The article has been making its rounds in my social circles, mainly because we’re all turning 40, just turned 40 or are in the early 40s- ‘How To Survive Your 40s’ written by Pamela Druckerman, published in The New York Times on May 4, 2018. I refused to read it for several days. There’re so many of these essays and books going around. It’s like, congratulations, you’ve made it this far in one piece. Now what? Is turning 40 such a big deal?
I subscribe to the NYT, so there isn’t a limit of monthly articles read that I have to be conscious about. I wouldn’t be ‘wasting’ the quota of free articles. It just didn’t sound like what I would want read. Yet this article clearly reasonated with many girlfriends, even though they know there’ll another similar article next year, and a ton of them from the previous years since paper was invented. Is it because it’s this particular year? This moment in time? I wanted to know why. Anyway, late one night, after a seventh friend texted me this same link and went on about it for twenty messages, curiosity won. I sighed and opened the link. Reading it wouldn’t kill me. 🤷🏻♀️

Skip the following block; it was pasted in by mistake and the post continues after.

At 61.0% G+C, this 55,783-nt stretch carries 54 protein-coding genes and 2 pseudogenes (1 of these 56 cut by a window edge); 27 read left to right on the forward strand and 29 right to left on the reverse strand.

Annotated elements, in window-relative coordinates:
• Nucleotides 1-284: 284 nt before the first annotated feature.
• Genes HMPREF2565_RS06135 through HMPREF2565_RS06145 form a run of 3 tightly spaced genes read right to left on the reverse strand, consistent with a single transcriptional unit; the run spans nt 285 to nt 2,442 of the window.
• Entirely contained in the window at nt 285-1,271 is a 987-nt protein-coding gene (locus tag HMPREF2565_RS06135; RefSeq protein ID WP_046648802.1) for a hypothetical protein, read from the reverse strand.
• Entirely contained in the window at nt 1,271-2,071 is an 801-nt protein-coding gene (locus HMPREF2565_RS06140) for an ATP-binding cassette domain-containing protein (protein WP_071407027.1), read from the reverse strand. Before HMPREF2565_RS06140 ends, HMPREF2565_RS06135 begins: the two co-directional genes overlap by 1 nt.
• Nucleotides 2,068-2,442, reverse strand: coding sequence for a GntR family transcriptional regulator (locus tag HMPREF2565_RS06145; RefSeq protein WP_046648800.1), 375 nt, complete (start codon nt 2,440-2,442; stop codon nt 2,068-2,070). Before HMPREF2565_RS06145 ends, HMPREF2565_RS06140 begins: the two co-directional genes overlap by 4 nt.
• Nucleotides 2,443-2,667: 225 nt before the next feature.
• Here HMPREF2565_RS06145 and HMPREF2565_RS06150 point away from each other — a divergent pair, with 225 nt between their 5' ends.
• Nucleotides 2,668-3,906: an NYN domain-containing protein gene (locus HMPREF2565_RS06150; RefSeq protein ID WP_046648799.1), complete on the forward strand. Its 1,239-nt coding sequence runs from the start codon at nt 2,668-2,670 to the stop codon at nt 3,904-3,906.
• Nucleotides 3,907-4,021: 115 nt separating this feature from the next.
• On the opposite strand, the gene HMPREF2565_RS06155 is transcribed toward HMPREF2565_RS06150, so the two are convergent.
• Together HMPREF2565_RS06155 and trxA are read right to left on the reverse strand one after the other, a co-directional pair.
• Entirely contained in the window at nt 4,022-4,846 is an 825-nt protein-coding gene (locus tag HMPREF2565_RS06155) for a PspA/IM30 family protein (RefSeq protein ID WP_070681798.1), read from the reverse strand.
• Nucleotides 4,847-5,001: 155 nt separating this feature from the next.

In this article, the writer is clearly writing from a position of privilege, and imho, readers who identify with her thoughts would likely share a similar background and current situation in life and living. I read it in a minute, and rolled eyes for the next four minutes. I have so much to say. But you know what, I reserve all comments beyond these lines. Read the article if you deem it worth your five minutes.
It’s an op-ed. 🙄 AN OP-ED. I leave you with the opening few paragraphs from the article.
On one hand, I’m intrigued by this transition. Do these waiters gather after work for Sancerre and a slide show to decide which female customers to downgrade? (Irritatingly, men are “monsieur” forever.)
The worst part is that they’re trying to be polite. They believe I’m old enough that the title can’t possibly wound.
I realize that something has permanently shifted when I walk past a woman begging for money.
“Bonjour, mademoiselle,” she calls out to the young woman in a miniskirt a few steps ahead of me.
“Bonjour, madame,” she says when I pass.
This has all happened too quickly for me to digest. I still have most of the clothes that I wore as a mademoiselle. There are mademoiselle-era cans of food in my pantry.
But the world keeps telling me that I’ve entered a new stage. While studying my face in a well-lit elevator, my daughter describes it bluntly: “Mommy, you’re not old, but you’re definitely not young.”